"Who was I that I could hinder God?"
Today is Earth Day Sunday and our gratitude for the marvel of the Earth, which is our home, is great. We are grateful that as a family of God we are called to care for God’s earth. And so this is a wonderful day to be baptized. It is a wonderful day to be baptized into the family of God. My message today will focus on the family of God.
Revelation 21:3 tells us that the home of God is among mortals, among people like ourselves. God will dwell with us on this earth, and we will be God’s people and God will wipe every tear from our eyes. Death and permanent separation will be no more, crying and pain will be no more, for these things have passed away and God is making all things new. What a great day to be baptized!
Baptism is saying out loud that we are God’s children; we are members of this people of God. Baptism is a promise to live our lives with this identity prominent in our consciousness. Baptism is holding the vision of God living with us and we as community in God. Baptism is a recognition that our old ways of thinking and old habits are gone because God makes our lives new and wipes each tear and guides each step we take. God is doing a new thing in us! What a great day to be baptized to live with this understanding in all that we do!
But let’s look more at this new thing God is doing. The new thing God is doing is enlarging our understanding of who God’s people are. God is enlarging our understanding of the people that God chooses to be with. This new thing God is doing might be shocking to us! For Peter, it was shocking.
Peter saw a vision. In his vision, a sheet from heaven came down with beasts of prey on it and Peter was told to kill the beasts and eat the meat. Peter was surprised and responded that he could not eat unclean food. The voice of the Lord in his vision was telling him to do something that did not correspond to the rules and rituals of his tradition. He was being asked to do something against the norm. Peter, always striving to do what is right and holy, says to the Lord that he cannot obey. But the response is, “What God has made clean, you must not call profane.” This happened three times in Peter’s vision, which immediately led into the Spirit telling Peter to go with the Gentiles from Caesarea and not to make distinction between them and the Jews. Peter was instructed to deliver the message of salvation, which I like to call the message of God’s love, to the Gentiles just as he delivered it to the Jews.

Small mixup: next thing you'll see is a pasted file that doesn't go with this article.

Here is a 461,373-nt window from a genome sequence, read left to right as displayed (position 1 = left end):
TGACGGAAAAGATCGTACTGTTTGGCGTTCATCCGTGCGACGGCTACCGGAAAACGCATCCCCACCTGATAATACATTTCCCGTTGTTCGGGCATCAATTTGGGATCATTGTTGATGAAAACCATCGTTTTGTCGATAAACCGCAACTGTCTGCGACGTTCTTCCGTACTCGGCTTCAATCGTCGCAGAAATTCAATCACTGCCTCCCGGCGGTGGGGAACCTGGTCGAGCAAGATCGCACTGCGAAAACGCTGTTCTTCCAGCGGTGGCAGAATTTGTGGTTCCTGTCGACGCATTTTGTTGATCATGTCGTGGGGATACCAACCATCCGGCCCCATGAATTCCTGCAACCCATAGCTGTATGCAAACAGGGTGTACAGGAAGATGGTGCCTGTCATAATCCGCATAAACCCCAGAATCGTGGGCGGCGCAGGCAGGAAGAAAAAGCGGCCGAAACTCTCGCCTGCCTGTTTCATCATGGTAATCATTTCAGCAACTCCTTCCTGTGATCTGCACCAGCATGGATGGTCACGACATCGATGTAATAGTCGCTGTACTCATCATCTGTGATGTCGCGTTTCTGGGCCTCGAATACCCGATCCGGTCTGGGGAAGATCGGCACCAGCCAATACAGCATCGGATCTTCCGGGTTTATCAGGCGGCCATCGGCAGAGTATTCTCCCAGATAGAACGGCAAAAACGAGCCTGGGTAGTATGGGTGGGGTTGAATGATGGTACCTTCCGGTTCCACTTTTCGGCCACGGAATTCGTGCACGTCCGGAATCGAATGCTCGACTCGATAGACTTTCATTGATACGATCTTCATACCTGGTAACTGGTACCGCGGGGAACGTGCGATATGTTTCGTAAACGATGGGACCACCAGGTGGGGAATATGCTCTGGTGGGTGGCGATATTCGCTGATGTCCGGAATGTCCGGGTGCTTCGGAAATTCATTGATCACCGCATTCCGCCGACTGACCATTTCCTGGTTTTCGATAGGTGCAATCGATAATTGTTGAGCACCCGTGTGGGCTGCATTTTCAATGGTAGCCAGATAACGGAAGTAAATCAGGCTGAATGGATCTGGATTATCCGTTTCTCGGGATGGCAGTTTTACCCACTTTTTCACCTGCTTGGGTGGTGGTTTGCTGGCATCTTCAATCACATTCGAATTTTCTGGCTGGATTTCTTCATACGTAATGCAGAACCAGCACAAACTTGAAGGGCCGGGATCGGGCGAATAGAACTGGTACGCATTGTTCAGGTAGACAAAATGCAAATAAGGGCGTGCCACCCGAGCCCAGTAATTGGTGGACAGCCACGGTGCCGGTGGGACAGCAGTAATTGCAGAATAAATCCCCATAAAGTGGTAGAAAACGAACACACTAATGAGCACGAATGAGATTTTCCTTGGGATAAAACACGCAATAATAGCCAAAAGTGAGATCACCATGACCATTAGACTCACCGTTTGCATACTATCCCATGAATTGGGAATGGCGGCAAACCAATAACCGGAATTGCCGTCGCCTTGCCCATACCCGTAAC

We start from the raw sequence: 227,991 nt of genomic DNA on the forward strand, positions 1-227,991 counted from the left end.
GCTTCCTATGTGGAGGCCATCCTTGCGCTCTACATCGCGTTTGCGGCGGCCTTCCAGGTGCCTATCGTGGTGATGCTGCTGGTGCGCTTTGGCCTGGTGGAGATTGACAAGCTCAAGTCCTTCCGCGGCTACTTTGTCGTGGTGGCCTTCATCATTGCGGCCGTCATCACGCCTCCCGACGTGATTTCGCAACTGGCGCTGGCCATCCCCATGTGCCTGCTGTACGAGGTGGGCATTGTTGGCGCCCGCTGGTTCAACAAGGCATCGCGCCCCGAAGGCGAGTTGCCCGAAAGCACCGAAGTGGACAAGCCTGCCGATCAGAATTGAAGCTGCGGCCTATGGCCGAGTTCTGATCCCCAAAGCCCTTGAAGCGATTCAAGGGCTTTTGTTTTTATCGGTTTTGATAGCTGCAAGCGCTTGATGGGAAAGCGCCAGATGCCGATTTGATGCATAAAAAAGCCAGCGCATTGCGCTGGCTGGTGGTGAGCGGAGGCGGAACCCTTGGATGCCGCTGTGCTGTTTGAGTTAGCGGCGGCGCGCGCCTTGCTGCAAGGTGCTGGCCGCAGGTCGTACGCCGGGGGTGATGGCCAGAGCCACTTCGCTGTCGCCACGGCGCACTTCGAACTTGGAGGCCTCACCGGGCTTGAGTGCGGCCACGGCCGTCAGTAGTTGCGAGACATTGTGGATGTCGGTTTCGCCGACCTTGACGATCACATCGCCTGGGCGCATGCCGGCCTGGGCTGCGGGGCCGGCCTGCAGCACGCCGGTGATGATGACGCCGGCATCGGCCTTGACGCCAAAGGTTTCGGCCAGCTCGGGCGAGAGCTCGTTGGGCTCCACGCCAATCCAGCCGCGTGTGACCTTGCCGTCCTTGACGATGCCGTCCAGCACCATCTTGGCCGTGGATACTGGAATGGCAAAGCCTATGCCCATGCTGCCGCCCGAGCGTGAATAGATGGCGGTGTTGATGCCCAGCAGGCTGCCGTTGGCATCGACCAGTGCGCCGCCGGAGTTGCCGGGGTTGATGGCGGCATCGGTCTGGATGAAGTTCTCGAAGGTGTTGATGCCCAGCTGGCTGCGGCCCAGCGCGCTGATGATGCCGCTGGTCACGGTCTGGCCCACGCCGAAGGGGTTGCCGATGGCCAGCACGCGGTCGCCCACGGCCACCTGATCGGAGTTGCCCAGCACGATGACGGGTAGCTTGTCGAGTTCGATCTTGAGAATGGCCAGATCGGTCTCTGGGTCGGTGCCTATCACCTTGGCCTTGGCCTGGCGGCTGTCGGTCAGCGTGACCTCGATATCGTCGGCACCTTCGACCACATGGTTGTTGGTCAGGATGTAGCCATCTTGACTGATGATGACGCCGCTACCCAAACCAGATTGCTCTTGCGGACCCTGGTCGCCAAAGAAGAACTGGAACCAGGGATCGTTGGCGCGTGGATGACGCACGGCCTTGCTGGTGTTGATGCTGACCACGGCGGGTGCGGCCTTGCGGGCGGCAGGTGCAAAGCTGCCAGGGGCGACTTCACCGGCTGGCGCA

The new thing God did for Peter was to help him see that God does not make distinction between people. God will dwell with all people, not just the ones Peter thinks are God’s people, and moreover, God will be with people in a way that God sees fit. The new thing God did for Peter is to give him an understanding that, as it says in verse 18, “God has given even to the Gentiles the repentance that leads to life.” We do not know what that repentance looks like because the scriptures are not specific. But the new thing God did for Peter and is doing for us is to break down the barrier between the in-group and the out-group, the Jews and the Gentiles, the believers and the non-believers, the ones who say the right words according to our traditions and the ones who do not. The new thing God did for Peter and is doing for us is to help us see, as it says in verse 17, “If then God gave them the same gift that he gave us when we believed in the Lord Jesus Christ, who was I, that I could hinder God?”
God gives the gift of love, the gift of God’s presence to all people without distinction. Verse 17 says that some receive this gift when they believe in the Lord Jesus Christ. But who are we to hinder God, if God will give the same gift to others in ways that are not known to us? Who are we to hinder God’s power among people God chooses to be with, and who are we to hinder God’s presence among those that God seeks out? For, as Revelation reminds us, “the home of God is among mortals. He will dwell with them.... God himself will be with them.”
The new thing God is doing in our lives is to broaden our understanding of who belongs to the family of God. What a great day to be baptized, for God is giving us a radical vision of inclusivity beyond what our traditions and social norms will tell us. Who are we to hinder God, if God will speak to people in ways that God did to us when we heard the message through the life of Jesus Christ? We do not know how God will speak to others, but this much is clear and this much we are commanded to do; what God calls clean and good, we are not to call profane and sinful.
And we are given another commandment; we are to love one another. We hear Jesus speaking to us in the Gospel of John: “Just as I have loved you, you also should love one another. By this everyone will know that you are my disciples, if you have love for one another.” The distinguishing mark of a disciple of Christ is the love one has for others. This is what Jesus commands. In this passage Jesus does not command his disciples to recite a certain creed, nor to even identify with a particular religious group. Jesus says, if you love others, they will know you are my disciples.
What a great day to be baptized into the family of God. God has chosen to be with us without distinction. Who are we to hinder God? All that we can do is to love one another. That is the only way we can truly show our baptized identity and our loyalty to God, the Creator, Redeemer, and Sustainer. Amen.